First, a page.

Michael Johansson, a real estate analyst with Arctic Securities, said the refinancing next year should be “relatively smooth” for larger firms, but that the problems will be more visible in the following two years. Some smaller companies will see their fate determined in negotiations with bondholders, if they don’t take action to secure financing, he he said via a text message.

The situation is more acute in Sweden, Moody’s said, because the sector is much larger there than it is in Finland or Norway. Many of the landlords will also face difficulties in lifting rents in tandem with inflation as tenants may be struggling, Moody’s said in the report. 

And while most Nordic real-estate firms have enough liquidity to cover bond maturities for the coming year-and-a-half, those resources are set to dwindle as companies await re-entry to the bond market, it said.

The rating firm doesn’t expect the Riksbank, which during the pandemic bought 7.1 billion of real estate bonds, to come to the sector’s aid again unless its refinancing problems threaten broader financial stability. 

On a conference hosted by Moody’s on Tuesday the Swedish central bank’s Deputy Governor Martin Floden said that the sector is unlikely to need support from the Riksbank, and that propping up companies that are unable to deal with current borrowing costs would make little sense.

“Sure, we have raised rates rapidly in a short period of time but the policy rate is still at 2.5%,” Floden said. “That is a low level and companies that can’t handle a rate at 2.5% maybe shouldn’t exist.”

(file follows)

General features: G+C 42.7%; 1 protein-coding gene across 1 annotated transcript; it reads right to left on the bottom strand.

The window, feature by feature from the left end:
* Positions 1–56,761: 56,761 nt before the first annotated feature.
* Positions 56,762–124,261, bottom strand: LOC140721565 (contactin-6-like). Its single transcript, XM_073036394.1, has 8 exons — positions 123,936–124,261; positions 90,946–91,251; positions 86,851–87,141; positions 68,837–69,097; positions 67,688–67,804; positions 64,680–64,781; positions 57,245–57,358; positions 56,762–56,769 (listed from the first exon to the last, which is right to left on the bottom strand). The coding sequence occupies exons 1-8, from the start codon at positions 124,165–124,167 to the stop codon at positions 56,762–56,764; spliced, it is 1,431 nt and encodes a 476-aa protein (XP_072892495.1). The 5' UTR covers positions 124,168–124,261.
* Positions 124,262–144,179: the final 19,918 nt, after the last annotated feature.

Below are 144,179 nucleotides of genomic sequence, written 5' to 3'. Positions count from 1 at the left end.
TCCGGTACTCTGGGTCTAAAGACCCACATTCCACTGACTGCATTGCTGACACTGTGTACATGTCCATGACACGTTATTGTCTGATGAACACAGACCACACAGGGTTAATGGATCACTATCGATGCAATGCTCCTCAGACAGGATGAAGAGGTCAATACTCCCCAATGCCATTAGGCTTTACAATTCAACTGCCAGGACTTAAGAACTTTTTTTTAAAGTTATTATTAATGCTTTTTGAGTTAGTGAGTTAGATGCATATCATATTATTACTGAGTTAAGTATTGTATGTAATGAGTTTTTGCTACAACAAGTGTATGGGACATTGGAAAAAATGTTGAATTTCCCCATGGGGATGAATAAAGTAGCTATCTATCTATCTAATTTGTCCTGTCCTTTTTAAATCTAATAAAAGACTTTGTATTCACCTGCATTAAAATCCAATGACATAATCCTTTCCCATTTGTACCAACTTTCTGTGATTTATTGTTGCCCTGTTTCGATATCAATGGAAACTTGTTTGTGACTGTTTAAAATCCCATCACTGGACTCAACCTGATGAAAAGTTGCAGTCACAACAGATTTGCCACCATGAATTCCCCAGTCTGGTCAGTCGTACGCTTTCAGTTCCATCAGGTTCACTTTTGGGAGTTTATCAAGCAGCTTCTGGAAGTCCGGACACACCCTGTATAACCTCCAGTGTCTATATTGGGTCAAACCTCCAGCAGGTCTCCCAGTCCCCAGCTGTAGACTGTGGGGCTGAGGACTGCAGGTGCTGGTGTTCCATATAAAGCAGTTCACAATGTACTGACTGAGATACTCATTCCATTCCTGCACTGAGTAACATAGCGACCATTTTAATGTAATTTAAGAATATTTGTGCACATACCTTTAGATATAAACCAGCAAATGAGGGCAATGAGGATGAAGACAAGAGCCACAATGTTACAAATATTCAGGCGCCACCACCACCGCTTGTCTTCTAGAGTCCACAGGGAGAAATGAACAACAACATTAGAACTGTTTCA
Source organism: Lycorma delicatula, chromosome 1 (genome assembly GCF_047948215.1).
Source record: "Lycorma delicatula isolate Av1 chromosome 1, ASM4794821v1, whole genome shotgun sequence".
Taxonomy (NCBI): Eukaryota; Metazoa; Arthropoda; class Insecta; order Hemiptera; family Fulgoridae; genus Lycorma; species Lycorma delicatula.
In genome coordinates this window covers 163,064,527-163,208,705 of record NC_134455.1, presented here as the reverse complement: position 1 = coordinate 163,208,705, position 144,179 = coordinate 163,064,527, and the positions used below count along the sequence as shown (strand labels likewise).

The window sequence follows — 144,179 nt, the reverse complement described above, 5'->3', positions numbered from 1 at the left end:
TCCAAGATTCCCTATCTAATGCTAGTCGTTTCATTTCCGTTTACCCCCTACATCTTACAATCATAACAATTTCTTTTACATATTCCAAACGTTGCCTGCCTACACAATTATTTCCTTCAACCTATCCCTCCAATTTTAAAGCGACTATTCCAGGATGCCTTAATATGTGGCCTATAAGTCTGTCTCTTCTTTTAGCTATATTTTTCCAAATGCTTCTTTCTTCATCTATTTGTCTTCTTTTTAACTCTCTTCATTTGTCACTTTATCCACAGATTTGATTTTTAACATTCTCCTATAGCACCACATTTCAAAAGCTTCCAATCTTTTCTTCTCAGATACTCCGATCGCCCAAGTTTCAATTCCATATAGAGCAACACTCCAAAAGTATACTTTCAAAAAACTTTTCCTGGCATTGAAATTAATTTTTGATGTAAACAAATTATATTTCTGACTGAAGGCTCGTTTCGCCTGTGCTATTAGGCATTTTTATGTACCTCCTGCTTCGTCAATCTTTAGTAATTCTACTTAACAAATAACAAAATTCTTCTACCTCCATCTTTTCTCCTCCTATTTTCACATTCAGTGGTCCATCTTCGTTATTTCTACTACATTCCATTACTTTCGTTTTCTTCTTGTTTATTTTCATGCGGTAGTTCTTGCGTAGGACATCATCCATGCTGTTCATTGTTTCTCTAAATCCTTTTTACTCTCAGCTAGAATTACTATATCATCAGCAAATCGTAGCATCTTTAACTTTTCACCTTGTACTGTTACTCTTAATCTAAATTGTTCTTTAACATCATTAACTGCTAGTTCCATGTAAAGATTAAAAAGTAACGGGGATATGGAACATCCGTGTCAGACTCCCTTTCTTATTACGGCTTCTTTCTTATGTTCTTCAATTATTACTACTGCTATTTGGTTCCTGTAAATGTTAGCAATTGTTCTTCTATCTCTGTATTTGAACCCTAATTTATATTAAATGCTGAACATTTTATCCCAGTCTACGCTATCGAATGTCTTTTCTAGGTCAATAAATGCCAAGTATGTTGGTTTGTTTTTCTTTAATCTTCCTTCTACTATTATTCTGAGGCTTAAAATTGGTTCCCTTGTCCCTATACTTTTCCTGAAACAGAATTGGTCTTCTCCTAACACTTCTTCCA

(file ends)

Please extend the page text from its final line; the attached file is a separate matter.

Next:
The Riksbank and Sweden’s Financial Supervisory Authority have repeatedly warned of the risks stemming from commercial property debt. Anders Kvist, a senior adviser to the director of the FSA, recently said that falling real-estate values could trigger a “domino effect,” as demands for more collateral could force distressed selling. 

Moody’s said that valuations could come down by about 10% on average, varying by asset type, quality and location. It sees residential, shopping centers and logistics properties declining before office real estate. Increased revenues from indexed rents and finished projects could offset some of the negative effects, Gillholm said.  

–With assistance from Abhinav Ramnarayan and Niclas Rolander.

(Updates with chart and comments from sixth paragraph.)

©2022 Bloomberg L.P.

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Toronto real estate: Average home prices now down 5.5 per cent from last year after another monthly decline – CP24